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How Paul Ryan Turned Trump into Jeb Bush

The president failed on the wall because he did not pursue a populist agenda while Republicans controlled Congress.
Ryan Trump

There was a revealing moment in President Donald Trump’s Rose Garden announcement that he would declare a national emergency to commence the border wall construction he could not persuade Congress to fund. He said he was “very disappointed at certain people, a particular one, for not having pushed this faster.”

A reporter asked Trump if he was referring to former House Speaker Paul Ryan. “Let’s not talk about it,” the president replied.

It might be worth talking about whether Trump made a major miscalculation by being so deferential to the Republican Party’s governing class in the first two years of his presidency, when he had more leverage and a majority in the House. Much has been said about how things would be different if Trump tweeted less or spoke more often in the presidential tone he used in the State of the Union address. Less often is it contemplated whether pursuing a Trump agenda over the Ryan agenda would have improved the GOP’s position.

What does Trump have to show for his first two years in office? A tax cut, including a corporate tax reduction; conservative judges, including two solid appointments to the Supreme Court; deregulation; withdrawal from the Paris climate accord; moving the U.S. embassy in Israel Jerusalem; abrogating the Iran nuclear deal; ending the penalty associated with Obamacare’s individual mandate.

I support most of the above, though the tax cut could have been better designed to maximize political support. Still, virtually all of it could have been accomplished by a President Jeb Bush or Marco Rubio. None of it was indispensable to winning Pennsylvania, Michigan or Wisconsin, which is why Trump sits in the Oval Office. Notably, with the exception of the way the Democratic onslaught against Brett Kavanaugh played in the red state Senate races, none of it helped Republicans in the midterm elections either.

To be fair, Trump has marched to the beat of his own drum on trade. He has altered immigration enforcement priorities in ways that demonstrate a seriousness about the border, while at the same time yielding optics that have arguably made getting tough on the issue less popular. And his overtures to North Korea would have been unthinkable to most administrations of either party. There are still many signs his impulses are different. But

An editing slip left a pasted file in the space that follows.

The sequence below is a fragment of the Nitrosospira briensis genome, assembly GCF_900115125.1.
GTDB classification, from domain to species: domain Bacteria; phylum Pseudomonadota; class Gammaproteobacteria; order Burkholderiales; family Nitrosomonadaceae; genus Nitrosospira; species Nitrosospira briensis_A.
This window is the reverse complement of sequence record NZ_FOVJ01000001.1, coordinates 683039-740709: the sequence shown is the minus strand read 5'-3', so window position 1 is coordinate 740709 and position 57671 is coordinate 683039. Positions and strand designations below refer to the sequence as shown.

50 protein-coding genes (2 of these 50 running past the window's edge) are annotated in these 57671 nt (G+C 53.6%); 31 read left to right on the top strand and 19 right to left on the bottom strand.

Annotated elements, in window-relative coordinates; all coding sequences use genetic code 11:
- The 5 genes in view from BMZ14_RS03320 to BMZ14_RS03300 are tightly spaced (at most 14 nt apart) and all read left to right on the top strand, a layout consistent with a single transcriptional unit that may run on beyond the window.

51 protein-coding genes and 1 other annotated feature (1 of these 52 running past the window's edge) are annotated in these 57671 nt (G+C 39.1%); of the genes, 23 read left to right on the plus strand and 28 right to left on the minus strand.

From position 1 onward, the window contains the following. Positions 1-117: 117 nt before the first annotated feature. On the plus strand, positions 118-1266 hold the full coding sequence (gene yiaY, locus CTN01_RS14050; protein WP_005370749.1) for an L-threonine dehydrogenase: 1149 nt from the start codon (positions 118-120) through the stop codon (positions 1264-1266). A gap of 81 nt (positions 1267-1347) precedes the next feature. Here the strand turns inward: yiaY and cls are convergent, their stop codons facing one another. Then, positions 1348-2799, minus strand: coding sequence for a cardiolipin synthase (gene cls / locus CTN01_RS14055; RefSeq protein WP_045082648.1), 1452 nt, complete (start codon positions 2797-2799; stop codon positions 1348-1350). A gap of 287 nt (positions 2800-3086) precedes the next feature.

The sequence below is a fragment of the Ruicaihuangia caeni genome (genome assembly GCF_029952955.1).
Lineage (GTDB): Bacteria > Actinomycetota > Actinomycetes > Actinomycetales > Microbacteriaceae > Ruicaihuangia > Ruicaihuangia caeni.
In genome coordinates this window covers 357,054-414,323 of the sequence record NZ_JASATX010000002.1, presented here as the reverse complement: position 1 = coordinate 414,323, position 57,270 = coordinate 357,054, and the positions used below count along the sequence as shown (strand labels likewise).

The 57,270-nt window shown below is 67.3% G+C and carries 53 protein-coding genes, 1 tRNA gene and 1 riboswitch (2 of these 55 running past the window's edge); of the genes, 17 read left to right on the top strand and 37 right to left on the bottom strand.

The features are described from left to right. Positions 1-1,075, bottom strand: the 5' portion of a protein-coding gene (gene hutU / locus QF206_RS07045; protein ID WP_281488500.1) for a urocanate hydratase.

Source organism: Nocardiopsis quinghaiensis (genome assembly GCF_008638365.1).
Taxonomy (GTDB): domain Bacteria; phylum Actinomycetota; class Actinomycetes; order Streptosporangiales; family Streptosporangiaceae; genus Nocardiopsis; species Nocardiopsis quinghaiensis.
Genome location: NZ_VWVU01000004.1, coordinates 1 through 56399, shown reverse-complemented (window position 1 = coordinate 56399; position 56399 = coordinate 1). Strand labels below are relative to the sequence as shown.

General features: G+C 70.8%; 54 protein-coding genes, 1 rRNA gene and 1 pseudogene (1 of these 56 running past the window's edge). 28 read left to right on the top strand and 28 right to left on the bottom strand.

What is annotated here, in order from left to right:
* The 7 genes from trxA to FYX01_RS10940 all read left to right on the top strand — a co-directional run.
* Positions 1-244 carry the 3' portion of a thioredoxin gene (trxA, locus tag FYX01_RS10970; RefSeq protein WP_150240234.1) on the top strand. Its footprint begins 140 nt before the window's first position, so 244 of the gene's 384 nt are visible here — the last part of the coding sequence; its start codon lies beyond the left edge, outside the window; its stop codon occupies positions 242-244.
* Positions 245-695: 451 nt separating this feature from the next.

It made sense for the famously vindictive Trump to make nice with Ryan and other Republican leaders upon taking office. The agenda Trump and Ryan held in common made conservatives invested in his presidency. That could yet prove helpful in the event the Robert Mueller probe leads to a serious impeachment effort. But once completed, more conventional Republicans had little incentive to help Trump on the wall. They have already rebuked him for his desire to wind down the wars in Syria and Afghanistan.

Syria and Afghanistan were among the first signs that Trump had belatedly realized that simply going along with the standard Republican program wasn’t going to get the job he was elected to do done. So too was the less well conceived decision to fight over immigration and the wall. His hawkish advisers weren’t winning the war in Afghanistan or providing a convincing rationale for remaining in Syria after vanquishing ISIS. Capitol Hill Republicans weren’t winning elections or even getting much legislation passed.

The problem is that it may be too late. Democrats now control the House and have little incentive to hand Trump major victories ahead of the 2020 elections. They sense they have him on the ropes. Republicans who are less enthusiastic about Trump are confident things will revert back to the pre-Trump norm once he is gone.

Trump had no clear way out of the wall stalemate given the current composition of Congress—thus the constitutionally questionable national emergency. But it is telling that his first veto was not of a massive spending bill that did not give him what he wanted on border security. It will instead likely be a veto of a congressional attempt to reassert its constitutional war powers by withholding support from a morally indefensible intervention in Yemen.

If Trump is hamstrung on immigration (and also confused, given his ad-libbed call for more legal immigrants in the State of the Union), he still has a chance to chart a different course on foreign policy. He missed a chance to put the Democrats on the defensive and score some populist points early, when he had the most political capital and even establishment Republicans were still in awe of his victory. If opportunity knocks again, Trump can’t afford to miss it a second time.

W. James Antle III is editor of The American Conservative.



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